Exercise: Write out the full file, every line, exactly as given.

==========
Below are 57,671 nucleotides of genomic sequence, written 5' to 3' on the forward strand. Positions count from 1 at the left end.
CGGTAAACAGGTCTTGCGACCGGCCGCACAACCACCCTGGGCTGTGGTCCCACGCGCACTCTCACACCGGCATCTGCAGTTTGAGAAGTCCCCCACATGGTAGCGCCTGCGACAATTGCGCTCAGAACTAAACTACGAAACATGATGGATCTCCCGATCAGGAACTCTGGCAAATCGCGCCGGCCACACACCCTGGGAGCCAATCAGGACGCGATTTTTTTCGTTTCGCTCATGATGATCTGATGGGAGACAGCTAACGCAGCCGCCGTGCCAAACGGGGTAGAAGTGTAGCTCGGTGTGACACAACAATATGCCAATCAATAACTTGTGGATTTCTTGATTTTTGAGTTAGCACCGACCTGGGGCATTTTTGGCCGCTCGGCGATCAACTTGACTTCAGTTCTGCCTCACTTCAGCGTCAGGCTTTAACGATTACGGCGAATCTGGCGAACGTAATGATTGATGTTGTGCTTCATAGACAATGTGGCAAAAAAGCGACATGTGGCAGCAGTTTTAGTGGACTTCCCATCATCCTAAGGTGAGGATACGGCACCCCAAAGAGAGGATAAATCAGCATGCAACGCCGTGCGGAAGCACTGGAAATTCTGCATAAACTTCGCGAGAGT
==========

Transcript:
Below are 57,671 nucleotides of genomic sequence, written 5' to 3' on the forward strand. Positions count from 1 at the left end.
CGGTAAACAGGTCTTGCGACCGGCCGCACAACCACCCTGGGCTGTGGTCCCACGCGCACTCTCACACCGGCATCTGCAGTTTGAGAAGTCCCCCACATGGTAGCGCCTGCGACAATTGCGCTCAGAACTAAACTACGAAACATGATGGATCTCCCGATCAGGAACTCTGGCAAATCGCGCCGGCCACACACCCTGGGAGCCAATCAGGACGCGATTTTTTTCGTTTCGCTCATGATGATCTGATGGGAGACAGCTAACGCAGCCGCCGTGCCAAACGGGGTAGAAGTGTAGCTCGGTGTGACACAACAATATGCCAATCAATAACTTGTGGATTTCTTGATTTTTGAGTTAGCACCGACCTGGGGCATTTTTGGCCGCTCGGCGATCAACTTGACTTCAGTTCTGCCTCACTTCAGCGTCAGGCTTTAACGATTACGGCGAATCTGGCGAACGTAATGATTGATGTTGTGCTTCATAGACAATGTGGCAAAAAAGCGACATGTGGCAGCAGTTTTAGTGGACTTCCCATCATCCTAAGGTGAGGATACGGCACCCCAAAGAGAGGATAAATCAGCATGCAACGCCGTGCGGAAGCACTGGAAATTCTGCATAAACTTCGCGAGAGT